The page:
Salvador Dali once said: “Have no fear of perfection, you’ll never reach it”. This among many other nuggets of wisdom stick with me, the lesson is strong and quite basic. Dwelling over the details and flaws is similar to digging yourself into a hole. I agree with it from a logical stand point and can even stand here and preach it as the righteous path.
But get me in the throes of writing, artwork, editing, or what have you and that lesson is a million miles away. Perfection is my creed and the Undo command is my faith, I expect nothing less of myself other than the very best and what I’m seeing just isn’t good enough.
I’m both of these people yet neither of them at the same time. My perfectionism does have its limits but I do tend to dwell on problems way too often. These two very different sides need to find a happy middle ground in order to give myself any inner peace.
Another perfectionist quote that sticks by me is “done is better than perfect.” In order to make progress you need to tidy any loose ends, make peace and move on to new endeavours but I choose to see things from both angles. I’d like to analyze the work I did. See what I did wrong and how I could improve it. Make modifications in order to turn it into something I can be proud of. But yes, there also has to be a point I can lay things to rest, stand up and start something new.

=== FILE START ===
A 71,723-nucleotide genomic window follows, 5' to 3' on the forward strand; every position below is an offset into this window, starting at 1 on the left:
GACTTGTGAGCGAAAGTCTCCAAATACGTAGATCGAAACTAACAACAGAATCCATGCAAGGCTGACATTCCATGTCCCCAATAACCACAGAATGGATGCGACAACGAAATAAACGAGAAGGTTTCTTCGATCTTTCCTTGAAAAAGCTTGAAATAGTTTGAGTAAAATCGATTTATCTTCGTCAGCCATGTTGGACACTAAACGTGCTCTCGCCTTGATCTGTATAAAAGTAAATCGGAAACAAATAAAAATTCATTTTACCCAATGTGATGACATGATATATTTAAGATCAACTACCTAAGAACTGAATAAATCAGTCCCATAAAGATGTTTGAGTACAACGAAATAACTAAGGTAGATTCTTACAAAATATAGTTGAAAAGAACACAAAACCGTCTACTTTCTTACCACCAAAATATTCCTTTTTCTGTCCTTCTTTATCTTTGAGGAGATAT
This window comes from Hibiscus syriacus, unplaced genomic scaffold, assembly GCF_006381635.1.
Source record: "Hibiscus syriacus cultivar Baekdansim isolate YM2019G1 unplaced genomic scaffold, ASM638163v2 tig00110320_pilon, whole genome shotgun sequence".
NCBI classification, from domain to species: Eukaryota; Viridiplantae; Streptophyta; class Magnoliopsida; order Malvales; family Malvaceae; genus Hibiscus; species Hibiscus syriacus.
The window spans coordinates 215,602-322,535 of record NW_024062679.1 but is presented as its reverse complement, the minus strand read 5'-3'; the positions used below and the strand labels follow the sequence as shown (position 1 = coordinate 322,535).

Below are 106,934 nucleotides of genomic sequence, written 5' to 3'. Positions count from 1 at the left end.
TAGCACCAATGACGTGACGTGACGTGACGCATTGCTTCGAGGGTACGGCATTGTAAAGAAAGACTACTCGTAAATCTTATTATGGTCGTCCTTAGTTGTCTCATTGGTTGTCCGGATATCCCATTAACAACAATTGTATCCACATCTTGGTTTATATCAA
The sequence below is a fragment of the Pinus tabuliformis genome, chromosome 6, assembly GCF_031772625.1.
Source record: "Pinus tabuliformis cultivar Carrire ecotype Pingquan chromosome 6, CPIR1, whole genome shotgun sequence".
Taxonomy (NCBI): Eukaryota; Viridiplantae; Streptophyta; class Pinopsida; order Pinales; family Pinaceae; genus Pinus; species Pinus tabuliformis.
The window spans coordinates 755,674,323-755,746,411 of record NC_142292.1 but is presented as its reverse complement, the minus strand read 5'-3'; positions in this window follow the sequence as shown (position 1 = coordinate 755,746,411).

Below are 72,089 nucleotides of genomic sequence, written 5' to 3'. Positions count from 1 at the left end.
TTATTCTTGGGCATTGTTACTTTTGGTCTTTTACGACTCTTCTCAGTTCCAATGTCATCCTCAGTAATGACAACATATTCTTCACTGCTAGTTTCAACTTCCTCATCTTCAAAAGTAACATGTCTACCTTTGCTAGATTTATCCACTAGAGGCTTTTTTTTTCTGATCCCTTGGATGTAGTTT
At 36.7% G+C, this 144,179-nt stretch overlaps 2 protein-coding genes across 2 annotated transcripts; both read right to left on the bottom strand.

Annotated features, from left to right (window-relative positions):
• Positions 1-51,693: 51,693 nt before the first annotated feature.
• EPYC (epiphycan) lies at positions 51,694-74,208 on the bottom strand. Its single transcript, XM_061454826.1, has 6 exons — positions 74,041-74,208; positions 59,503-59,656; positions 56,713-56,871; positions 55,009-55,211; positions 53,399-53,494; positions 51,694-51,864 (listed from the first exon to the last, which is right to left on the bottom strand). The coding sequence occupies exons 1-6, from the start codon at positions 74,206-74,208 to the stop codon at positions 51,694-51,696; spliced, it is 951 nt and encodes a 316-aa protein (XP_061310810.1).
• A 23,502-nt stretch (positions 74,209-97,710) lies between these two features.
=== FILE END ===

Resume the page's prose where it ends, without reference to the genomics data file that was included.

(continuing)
Striving for perfection can seem like a great big wall for progress. In many cases it’s the absolute first wall you hit. Your dreams and goals are massive in your head. It’s so crystal clear in your mind but what you’re making in person doesn’t represent that true vision or spirit. Why settle for anything less than amazing?
Because the path to amazing has several hundred steps in front of it. But we all know that, right?
What I’m saying is, (and yes this also applies to me talking to myself) go easy on yourself. It’s really not as bad as you believe it is. Walk away, come back to it after you reset your emotions and fatigue. It’s cliche absolutely and I’m not the first to say it but the advice still stands. Instead I’ll offer this:
Don’t aim for perfectionism but persistence.